"Bernie Sanders Joins Cory Booker's Marijuana Justice Act to Federally Legalize Weed",
 'Trump Administration Seeks to Expand Sales of Armed Drones',
 'AP: Trump leaves open possibility of bailing on meeting with Kim, Trump supported by Japan',
 'Trump skews reasons behind his 2016 win']

Negative headlines:

['DOJ watchdog reportedly sends criminal referral for McCabe to federal prosecutor',
 'Beyer Statement On Syria Strikes',
 'Trump confidantes Bossie, Lewandowski urge against firing Mueller',
 'Mattis disputes report he wanted Congress to approve Syria strike',
 'Criminal charges recommended for fired FBI official Andrew McCabe']

Now let's check how many total positives and negatives we have in this dataset:


print(df.label.value_counts(normalize=True) * 100)
0    433
-1    332
 1    200
Name: label, dtype: int64

 0    44.870466
-1    34.404145
 1    20.725389
Name: label, dtype: float64

The first line gives us raw value counts of the labels, whereas the second line provides percentages with the normalize keyword.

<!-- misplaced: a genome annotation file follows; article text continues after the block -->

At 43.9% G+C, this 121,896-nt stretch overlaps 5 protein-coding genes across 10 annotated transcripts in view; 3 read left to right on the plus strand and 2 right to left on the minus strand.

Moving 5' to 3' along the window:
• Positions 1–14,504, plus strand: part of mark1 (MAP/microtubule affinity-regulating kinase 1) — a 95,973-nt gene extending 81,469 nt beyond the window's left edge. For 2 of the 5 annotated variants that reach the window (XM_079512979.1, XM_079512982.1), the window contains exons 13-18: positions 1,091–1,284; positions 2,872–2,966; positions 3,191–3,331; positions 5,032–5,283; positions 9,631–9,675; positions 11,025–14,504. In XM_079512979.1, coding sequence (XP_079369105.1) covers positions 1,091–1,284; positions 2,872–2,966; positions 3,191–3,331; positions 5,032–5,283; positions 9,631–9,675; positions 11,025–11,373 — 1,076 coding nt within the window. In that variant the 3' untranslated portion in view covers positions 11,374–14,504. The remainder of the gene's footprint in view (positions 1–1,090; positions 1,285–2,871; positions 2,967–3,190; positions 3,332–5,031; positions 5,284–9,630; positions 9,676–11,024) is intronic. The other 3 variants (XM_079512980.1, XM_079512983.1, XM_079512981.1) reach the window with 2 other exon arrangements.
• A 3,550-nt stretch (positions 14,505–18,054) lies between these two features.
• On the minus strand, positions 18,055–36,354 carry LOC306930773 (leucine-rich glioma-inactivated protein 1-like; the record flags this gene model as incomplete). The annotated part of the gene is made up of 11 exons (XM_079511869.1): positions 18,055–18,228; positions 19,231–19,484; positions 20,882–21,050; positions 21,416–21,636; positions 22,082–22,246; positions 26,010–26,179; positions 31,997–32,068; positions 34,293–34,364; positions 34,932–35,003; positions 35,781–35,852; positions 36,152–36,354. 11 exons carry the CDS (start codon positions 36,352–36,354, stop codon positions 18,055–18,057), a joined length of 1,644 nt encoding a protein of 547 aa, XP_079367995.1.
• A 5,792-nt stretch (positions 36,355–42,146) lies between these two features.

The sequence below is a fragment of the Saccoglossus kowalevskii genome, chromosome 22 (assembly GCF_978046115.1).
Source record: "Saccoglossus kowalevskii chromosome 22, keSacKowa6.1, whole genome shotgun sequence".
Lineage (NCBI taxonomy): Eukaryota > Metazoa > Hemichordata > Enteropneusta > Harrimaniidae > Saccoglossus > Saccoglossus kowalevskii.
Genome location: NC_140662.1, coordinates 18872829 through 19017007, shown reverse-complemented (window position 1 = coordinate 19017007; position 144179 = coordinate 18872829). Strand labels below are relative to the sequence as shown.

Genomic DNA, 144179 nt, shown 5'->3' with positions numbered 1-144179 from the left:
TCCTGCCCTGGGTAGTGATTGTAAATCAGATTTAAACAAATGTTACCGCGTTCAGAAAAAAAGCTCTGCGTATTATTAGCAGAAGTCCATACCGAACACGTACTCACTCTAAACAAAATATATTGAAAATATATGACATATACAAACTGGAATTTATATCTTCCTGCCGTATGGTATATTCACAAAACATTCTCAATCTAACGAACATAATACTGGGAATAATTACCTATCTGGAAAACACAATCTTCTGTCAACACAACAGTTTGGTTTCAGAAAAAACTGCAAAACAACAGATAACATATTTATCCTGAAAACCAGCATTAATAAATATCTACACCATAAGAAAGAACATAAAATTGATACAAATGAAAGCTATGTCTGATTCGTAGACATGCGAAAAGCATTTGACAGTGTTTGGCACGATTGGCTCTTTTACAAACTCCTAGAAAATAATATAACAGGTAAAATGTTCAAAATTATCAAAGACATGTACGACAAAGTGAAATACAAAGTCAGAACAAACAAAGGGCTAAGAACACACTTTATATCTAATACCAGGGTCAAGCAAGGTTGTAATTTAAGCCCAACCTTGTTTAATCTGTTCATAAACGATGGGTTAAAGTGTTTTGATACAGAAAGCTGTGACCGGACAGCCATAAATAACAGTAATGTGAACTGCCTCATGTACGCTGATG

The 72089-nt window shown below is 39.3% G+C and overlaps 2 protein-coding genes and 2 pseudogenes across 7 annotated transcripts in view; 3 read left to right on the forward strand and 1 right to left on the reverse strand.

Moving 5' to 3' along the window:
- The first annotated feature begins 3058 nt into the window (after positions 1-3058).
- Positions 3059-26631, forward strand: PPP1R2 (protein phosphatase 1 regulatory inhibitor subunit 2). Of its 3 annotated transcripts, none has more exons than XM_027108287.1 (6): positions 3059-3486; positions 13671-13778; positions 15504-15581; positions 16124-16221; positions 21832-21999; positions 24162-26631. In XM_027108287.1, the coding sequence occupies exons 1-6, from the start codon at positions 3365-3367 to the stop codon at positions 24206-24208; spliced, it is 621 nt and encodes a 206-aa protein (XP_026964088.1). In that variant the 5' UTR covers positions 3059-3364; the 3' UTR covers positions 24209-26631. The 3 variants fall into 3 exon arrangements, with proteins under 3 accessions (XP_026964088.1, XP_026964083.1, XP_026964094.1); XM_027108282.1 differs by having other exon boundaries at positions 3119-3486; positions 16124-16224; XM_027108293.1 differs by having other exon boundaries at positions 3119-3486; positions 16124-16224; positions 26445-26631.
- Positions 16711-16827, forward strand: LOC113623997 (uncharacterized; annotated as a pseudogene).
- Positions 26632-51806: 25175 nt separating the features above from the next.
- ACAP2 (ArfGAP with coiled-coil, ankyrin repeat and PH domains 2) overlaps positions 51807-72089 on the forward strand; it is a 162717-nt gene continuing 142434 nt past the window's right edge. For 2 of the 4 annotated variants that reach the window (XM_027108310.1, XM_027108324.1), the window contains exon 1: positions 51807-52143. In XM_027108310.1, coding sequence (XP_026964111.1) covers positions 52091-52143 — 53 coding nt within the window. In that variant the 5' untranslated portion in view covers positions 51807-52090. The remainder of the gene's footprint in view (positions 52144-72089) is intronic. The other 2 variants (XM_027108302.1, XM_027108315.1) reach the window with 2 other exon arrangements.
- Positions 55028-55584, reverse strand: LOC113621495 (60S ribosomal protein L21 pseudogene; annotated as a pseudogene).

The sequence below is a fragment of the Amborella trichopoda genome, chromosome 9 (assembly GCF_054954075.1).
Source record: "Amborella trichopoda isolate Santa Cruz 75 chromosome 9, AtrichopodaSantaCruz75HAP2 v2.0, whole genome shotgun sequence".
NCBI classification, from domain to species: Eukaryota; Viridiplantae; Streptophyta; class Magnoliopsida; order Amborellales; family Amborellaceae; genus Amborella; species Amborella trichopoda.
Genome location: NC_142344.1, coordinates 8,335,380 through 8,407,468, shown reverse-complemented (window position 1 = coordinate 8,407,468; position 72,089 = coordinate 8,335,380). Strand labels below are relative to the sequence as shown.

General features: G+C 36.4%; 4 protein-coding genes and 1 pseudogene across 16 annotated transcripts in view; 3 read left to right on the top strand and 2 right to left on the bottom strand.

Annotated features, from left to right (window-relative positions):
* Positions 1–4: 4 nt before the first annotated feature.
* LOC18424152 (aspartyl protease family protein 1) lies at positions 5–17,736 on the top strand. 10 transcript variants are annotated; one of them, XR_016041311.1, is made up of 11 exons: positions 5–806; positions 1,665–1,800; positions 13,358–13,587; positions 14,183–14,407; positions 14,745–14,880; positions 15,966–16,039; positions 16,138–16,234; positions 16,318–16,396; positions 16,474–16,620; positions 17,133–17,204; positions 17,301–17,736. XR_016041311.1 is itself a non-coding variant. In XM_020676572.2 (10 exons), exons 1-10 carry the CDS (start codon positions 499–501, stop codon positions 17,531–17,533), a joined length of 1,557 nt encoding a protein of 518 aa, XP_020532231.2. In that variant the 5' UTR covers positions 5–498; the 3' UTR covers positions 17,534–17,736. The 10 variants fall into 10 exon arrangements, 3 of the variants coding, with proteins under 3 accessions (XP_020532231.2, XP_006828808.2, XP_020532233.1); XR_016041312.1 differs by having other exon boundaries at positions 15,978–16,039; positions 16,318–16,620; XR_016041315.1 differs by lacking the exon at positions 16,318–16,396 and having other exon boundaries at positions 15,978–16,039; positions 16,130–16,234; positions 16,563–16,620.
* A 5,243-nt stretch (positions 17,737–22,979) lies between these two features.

For fun, let's plot a bar chart:

fig, ax = plt.subplots(figsize=(8, 8))

counts = df.label.value_counts(normalize=True) * 100

sns.barplot(x=counts.index, y=counts, ax=ax)

ax.set_xticklabels(['Negative', 'Neutral', 'Positive'])

The large number of neutral headlines is due to two main reasons:

  1. The assumption that we made earlier where headlines with compound value between 0.2 and -0.2 are considered neutral. The higher the margin, the larger the number of neutral headlines.
  2. We used general lexicon to categorize political news. The more correct way is to use a political-specific lexicon, but for that we would either need a human to manually label data, or we would need to find a custom lexicon already made.

Another interesting observation is the number of negative headlines, which could be attributed to the media’s behavior, such as the exaggeration of titles for clickbait. Another possibility is that our analyzer produced a lot of false negatives.

There's definitely places to explore for improvements, but let's move on for now.

Tokenizers and Stopwords

Now that we gathered and labeled the data, let's talk about some of the basics of preprocessing data to help us get a clearer understanding of our dataset.

First of all, let’s talk about tokenizers. Tokenization is the process of breaking a stream of text up into meaningful elements called tokens. You can tokenize a paragraph into sentences, a sentence into words and so on.